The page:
*. I’ve written before (starting here) on how porn movies aren’t about people having sex but about people watching people having sex. It is an essentially voyeuristic form.
*. This is a point that reached its sardonic apotheosis in Café Flesh. The idea here is not unlike Behind the Green Door, with the movie presented as a hardcore floor show into which an innocent newbie from Wyoming is introduced. In terms of the hydraulics what we get is a series of artistic (or, if you’re feeling snobby, pseudo-artistic) vignettes being acted out on stage in avant-garde fashion. I remember performance pieces in the ’80s that looked like this, without the sex. I don’t know if they still do.
*. The difference between this film and Behind the Green Door is that we’re in a bunker. This is post-apocalyptic porn. The “Nuclear Kiss” of World War III has divided the population into Sex Positives and Sex Negatives, with the former group constituting only 1% of survivors (it seems the lucky 1% will always be with us). The Sex Negatives, or “erotic causalities,” are people who “want to make love, but the mere touch of another makes them violently ill.” They can, however, get some vicarious kicks by watching the Positives perform at clubs like this.
*. But are the zombies in the audience, who are shown in frequent cutaway shots, having a good time? They look to me more like the devil at the end of Devil in Miss Jones, experiencing the torments of Tantalus in hell. Perhaps it’s a masochistic thrill. As Nick puts it, “torture is the one thing left I can feel.”
*. Adding to their perverse debasement are the taunts of Max Melodramatic, Joel Grey of this sexy cabaret (writer Jerry Stahl saw the club as “Cabaret-goes-New Wave . . . an irradiated Ship of Fools“). Played by Andrew Nichols, Max has a decent patter combined with the ickiness suitable for such a joint. Surprisingly, as with most of the cast here, he isn’t a total embarrassment in the acting department either.
*. There seems something allegorical about what’s going on. Stahl thought the club’s come-on was the audience’s (that is, our) own apocalyptic yearnings: “the fetish for fiery climax that gives some folks a secret frisson at the prospect of the Holocaust to come.” This made me think of the thrill-seekers at the end of Nathanael West’s The Day of the Locust, and it’s a provocative point. Is porn the afterglow of sex?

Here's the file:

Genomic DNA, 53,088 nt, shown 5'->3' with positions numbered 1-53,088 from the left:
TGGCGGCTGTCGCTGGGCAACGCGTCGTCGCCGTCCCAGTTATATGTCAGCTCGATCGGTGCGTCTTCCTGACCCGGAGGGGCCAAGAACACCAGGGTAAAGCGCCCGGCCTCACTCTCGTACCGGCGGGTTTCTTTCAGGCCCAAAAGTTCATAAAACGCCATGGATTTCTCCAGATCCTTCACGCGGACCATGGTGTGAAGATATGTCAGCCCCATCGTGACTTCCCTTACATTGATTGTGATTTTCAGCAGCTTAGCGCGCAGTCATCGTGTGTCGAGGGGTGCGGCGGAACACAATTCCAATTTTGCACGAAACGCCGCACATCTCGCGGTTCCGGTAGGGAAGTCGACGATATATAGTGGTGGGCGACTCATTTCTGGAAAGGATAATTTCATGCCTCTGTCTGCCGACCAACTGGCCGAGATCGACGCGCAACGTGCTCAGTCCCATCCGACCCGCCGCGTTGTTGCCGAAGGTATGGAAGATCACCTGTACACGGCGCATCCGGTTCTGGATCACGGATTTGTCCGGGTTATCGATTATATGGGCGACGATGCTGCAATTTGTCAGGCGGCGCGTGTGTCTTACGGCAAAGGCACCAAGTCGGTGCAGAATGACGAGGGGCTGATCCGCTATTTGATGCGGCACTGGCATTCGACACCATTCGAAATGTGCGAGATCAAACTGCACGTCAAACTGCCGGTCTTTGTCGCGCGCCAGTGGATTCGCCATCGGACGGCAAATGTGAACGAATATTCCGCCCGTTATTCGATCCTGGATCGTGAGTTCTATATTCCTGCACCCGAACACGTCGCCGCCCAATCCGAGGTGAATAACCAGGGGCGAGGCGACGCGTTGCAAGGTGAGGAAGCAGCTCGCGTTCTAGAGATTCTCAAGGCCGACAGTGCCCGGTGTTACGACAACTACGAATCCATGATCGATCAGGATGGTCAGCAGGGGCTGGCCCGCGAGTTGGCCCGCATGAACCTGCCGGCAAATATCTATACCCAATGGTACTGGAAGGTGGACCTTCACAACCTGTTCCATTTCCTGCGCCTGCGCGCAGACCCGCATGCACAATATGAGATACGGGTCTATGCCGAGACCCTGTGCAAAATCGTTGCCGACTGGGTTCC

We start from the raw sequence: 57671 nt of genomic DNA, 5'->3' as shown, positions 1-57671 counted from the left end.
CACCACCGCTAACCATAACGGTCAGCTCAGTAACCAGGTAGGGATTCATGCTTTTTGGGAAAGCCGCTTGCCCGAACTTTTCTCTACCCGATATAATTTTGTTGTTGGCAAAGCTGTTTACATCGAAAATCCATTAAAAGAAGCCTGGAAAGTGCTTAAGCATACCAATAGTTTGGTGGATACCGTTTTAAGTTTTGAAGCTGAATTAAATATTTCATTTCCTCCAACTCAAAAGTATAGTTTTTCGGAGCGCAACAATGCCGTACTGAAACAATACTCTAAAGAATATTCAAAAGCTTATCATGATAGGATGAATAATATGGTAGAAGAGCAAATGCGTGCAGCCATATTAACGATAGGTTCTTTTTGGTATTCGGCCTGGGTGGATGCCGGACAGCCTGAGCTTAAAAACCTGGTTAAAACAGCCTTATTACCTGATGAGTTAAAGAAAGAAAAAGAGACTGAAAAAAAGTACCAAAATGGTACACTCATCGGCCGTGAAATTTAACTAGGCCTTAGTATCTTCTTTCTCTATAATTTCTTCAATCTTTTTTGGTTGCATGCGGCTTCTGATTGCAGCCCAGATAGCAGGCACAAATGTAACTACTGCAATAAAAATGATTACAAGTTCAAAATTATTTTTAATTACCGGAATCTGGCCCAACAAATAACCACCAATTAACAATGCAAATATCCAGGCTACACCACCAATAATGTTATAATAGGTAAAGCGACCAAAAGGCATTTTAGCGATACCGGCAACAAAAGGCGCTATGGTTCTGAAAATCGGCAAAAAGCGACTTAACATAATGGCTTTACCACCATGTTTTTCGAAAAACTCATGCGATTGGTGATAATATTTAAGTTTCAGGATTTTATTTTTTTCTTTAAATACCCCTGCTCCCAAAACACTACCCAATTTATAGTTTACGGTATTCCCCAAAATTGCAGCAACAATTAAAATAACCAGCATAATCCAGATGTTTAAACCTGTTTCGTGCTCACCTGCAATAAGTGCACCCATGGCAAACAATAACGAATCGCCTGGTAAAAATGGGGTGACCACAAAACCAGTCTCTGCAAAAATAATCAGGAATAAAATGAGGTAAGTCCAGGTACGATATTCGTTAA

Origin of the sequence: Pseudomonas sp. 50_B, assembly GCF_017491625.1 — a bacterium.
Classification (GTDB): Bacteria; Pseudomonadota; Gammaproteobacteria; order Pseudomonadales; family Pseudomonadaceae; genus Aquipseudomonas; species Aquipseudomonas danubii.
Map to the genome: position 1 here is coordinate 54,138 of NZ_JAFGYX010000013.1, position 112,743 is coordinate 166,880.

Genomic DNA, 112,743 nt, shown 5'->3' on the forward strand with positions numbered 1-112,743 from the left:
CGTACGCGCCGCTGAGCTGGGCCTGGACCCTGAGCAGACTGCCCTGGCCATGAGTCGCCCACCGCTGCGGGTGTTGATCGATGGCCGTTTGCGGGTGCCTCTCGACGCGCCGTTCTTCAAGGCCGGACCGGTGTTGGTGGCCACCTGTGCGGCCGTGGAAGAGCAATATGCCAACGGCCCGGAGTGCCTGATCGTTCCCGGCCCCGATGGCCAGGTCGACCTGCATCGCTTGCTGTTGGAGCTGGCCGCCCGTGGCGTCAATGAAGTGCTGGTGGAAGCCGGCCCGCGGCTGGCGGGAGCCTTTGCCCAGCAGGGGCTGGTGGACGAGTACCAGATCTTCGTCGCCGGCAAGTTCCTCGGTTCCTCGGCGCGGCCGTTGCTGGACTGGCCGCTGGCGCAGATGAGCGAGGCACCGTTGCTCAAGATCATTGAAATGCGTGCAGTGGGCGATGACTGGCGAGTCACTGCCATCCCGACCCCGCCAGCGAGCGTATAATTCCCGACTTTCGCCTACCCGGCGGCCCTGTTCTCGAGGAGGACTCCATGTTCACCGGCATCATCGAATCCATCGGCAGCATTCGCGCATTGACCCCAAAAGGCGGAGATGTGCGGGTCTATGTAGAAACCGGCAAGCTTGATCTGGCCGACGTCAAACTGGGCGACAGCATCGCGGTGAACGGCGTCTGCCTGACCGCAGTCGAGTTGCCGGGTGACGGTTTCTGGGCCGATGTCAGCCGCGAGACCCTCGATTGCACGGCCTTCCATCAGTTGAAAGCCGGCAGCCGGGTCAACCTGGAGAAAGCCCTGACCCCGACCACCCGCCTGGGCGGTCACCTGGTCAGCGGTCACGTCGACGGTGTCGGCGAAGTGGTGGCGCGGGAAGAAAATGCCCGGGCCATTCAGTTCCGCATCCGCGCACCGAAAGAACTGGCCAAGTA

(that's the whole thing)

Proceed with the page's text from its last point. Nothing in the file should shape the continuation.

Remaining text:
*. Danny Peary, writing in Cult Movies 3, found it “hard to believe it [Café Flesh] wasn’t made to comment on AIDS.” This would make it a part of the venereal horror that was taking off at the same time. In our own day, however, I read it more as an indictment of online thrills. As young people admit to having less sex while spending more and more time on social media or watching Internet porn, haven’t we come to resemble the zombified Sex Negatives? Those blank faces are instantly recognizable as the same that stare into cell phones even at public events. Today this would definitely be an online hangout, our parents’ basement as bunker. Especially since one of the few bits of our infrastructure actually designed to survive a nuclear war is the Internet.
*. It’s art, but is it porn? Meaning, does it arouse? Peary found the stylized costumes and sets to be erotic. The idea of Angel’s corruption and Lana’s awakening, the two of them taking on the Marilyn Chambers role from Behind the Green Door, has a thrill to it. What’s unerotic, at least to me, is the ironic presentation of sex. The performers are like parodies of the usual pistoning porn parts: more like props than flesh-and-blood people, made up in costumes that dehumanize and objectify them totally (a giant rat, a giant pencil, a mannequin typist). They are automata, or furniture with pubic hair.
*. Well, it could be argued that all porn is objectification. And the very theatricality the sex is presented with here may be a turn-on for some. It would lead to Gregory Dark’s New Wave Hookers (starring an underage Traci Lords) just a few years later, a film generally regarded as the start of the alt-porn movement, where being bizarre became part of the fun. But those days are gone now.
*. To stick with Peary for just a bit longer, it’s interesting how he sees a sex-positive message in the ending, with Lana leaving the audience, no longer just being a spectator but fulfilling herself sexually on stage. But Nick is banished from the club, no longer allowed to even watch. So where do we stand? Are we in or out?
*. Directed by Stephen Sayadian under the pseudonym Rinse Dream, a man who’s been credited with creating his own genre of “surrealist nightmare art-porn.” Alongside Café Flesh his best-known films are Nightdreams (as co-writer) and Dr. Caligari. He seems to have circled around porn for most of his career, imagining creative new directions for it to go in. The results he achieved in the ’80s were at least interesting, psychologically insightful, and even touchingly human at times. Nightdreams, for example, looks like it was the inspiration for Andrew Blake’s Night Trips, and with its mix of voyeurism, technology, and sex it’s as prophetic as this film today. Blake’s movie, on the other hand, is just as artistic in its own way, and is better porn.